It was more than five years ago when Answers in Genesis first announced a new dinosaur exhibit. As they put it in a press release, the skeleton of an allosaur — with “one of the best-preserved Allosaurus fragilis skulls ever discovered” — had been donated to the Creation Museum by Michael Peroutka, a man who once said promoting evolution was an “act of disloyalty to America,” claimed abortion was the “real racism,” and recently sat on the Anne Arundel County (Maryland) County Council.
Nothing about Peroutka bothered Creationist Ken Ham, who accepted the skeleton donation because it would “help us defend the book of Genesis and expose the scientific problems with evolution.” AiG said the skeleton had been reappraised at $1 million.
AiG added that the skeleton, which they claimed without merit “most likely died in Noah’s Flood, over 4,300 years ago,” was found in the Morrison Formation of North America, in northwestern Colorado.
Now The New Yorker‘s Charles Bethea has published an article that explores the controversy leading up to that moment. It involves a dispute over the property, a potential ethics violation by Republican Congressman Mark Meadows, one Creationist’s affair with a nanny who was allegedly groomed from the age of 15, and a whole bunch of people deluded enough to think the world is just thousands of years old.
Maybe the most damning allegation comes right up front: Meadows owned that 134-acre property where the Allosaurus fossil was found and sold it to Answers in Genesis for around $200,000… but never mentioned the ownership or the sale in his annual financial disclosures — a violation of the law.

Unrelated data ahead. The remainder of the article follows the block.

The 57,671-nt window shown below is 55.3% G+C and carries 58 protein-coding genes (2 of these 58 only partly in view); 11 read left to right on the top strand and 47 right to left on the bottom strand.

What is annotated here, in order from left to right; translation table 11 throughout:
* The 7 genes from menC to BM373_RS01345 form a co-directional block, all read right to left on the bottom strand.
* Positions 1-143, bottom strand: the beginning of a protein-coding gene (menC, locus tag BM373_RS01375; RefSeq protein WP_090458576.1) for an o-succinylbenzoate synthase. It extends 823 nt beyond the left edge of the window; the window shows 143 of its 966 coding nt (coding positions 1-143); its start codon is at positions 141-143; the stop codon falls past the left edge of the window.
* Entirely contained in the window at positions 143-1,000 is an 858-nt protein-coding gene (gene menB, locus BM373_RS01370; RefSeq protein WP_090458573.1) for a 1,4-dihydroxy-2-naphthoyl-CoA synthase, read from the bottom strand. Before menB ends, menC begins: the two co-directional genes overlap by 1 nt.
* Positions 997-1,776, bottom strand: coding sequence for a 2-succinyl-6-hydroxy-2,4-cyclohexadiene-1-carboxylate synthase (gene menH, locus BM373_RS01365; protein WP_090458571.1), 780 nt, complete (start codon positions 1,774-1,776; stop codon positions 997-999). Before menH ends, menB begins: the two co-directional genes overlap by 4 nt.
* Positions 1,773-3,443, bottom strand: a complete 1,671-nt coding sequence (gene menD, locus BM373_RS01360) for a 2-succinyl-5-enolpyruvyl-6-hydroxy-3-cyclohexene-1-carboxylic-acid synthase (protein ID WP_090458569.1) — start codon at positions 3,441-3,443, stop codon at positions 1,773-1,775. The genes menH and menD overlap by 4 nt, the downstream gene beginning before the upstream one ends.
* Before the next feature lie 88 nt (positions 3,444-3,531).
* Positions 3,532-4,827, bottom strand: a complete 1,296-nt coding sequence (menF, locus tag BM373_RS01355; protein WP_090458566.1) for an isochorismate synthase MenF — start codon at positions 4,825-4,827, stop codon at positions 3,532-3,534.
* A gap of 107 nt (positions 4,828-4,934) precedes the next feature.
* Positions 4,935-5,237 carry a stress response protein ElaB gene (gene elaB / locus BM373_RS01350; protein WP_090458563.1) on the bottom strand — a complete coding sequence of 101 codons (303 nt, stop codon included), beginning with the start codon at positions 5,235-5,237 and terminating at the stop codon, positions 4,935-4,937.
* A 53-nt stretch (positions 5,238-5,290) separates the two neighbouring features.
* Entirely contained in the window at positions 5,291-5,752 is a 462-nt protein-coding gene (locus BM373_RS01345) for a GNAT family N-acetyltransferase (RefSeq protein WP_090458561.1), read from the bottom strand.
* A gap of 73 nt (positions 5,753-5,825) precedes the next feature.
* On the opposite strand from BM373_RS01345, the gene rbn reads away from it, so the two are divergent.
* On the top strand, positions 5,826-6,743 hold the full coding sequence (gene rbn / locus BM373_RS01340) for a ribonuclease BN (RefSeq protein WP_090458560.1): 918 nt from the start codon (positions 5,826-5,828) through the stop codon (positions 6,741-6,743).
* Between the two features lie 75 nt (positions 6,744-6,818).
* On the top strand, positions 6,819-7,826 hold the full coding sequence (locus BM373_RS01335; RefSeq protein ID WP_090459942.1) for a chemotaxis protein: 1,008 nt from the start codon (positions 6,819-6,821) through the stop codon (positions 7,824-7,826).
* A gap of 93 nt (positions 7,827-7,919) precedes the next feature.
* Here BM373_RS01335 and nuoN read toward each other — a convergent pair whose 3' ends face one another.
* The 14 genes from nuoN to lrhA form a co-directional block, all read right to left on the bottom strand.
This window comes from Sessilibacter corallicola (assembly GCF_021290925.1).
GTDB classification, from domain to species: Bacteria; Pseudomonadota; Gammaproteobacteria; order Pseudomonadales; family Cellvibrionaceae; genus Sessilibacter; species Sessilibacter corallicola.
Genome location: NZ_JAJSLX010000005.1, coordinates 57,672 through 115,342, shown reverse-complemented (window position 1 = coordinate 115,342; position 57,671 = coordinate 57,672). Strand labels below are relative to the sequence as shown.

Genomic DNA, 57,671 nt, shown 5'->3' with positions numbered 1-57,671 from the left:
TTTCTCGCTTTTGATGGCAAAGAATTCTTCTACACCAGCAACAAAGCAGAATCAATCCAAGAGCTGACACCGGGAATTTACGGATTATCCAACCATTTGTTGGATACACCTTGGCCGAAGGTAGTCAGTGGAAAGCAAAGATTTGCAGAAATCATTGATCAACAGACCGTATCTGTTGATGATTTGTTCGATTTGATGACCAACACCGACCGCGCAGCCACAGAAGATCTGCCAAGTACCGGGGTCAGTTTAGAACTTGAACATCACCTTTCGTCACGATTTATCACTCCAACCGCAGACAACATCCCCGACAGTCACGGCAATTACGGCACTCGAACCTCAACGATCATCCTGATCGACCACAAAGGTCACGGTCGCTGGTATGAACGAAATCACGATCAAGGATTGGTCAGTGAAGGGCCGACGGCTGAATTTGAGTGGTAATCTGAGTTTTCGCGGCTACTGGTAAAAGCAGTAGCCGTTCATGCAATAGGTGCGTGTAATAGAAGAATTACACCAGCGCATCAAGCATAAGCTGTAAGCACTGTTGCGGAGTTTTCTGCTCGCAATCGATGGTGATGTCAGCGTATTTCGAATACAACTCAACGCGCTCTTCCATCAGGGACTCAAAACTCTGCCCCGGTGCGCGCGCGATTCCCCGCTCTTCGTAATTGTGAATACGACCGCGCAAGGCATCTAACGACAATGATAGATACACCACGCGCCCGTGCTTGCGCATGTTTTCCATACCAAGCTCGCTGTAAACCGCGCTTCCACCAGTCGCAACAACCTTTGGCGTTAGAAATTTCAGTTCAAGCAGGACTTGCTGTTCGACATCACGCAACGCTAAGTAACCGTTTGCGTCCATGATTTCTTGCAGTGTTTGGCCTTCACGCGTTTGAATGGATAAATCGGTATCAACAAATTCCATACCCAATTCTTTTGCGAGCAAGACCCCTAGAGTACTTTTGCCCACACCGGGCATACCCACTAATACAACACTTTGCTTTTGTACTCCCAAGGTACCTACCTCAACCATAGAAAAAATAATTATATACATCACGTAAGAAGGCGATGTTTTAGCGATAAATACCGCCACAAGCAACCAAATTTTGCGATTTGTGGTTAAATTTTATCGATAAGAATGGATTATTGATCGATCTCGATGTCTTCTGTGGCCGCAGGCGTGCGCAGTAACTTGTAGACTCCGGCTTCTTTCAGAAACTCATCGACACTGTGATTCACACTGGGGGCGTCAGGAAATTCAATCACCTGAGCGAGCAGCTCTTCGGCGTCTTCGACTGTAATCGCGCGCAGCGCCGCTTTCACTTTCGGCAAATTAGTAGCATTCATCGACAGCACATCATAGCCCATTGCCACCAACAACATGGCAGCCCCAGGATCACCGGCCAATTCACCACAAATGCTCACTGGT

The other major allegation is a fight over who discovered the skeleton. And there’s reason to believe — you’re never going to believe this — Answers in Genesis isn’t telling the truth.
Five years ago, the Peroutka Foundation donated the skeleton to the Creation Museum, which is operated by Answers in Genesis. The museum had the skeleton reappraised, and declared its value at a million dollars. It is now one of the museum’s main attractions. On the front of the display is a note thanking the DeRosas; no credit is given to Forbes or Taylor. “The intact skeleton of this allosaur is a testimony to a catastrophic, rapid burial, which is confirmation of the global Flood a few thousand years ago as recorded in the Bible,” the Creation Museum insists, on its Web site. “There is no correlation between the age and intactness of a fossil skeleton,” Kirk Johnson explained, in an e-mail. He added, “It is important to note that their claim is demonstrably and profoundly incorrect.”
Ultimately, there’s a dinosaur skeleton under the ownership of Creationists that’s being used to promote Creationism, even though that’s not accurate. It was donated to the Creation Museum under shady financial circumstances, violating biblical mandates to be honest. The congressman who sold the land to Ken Ham’s group never reported it, which dishonors both the oath he took and the religion he preaches.
There’s nothing about this skeleton on the up and up. No wonder the people who tell lies for a living are all wrapped up in this scandal.
(Image via Shutterstock)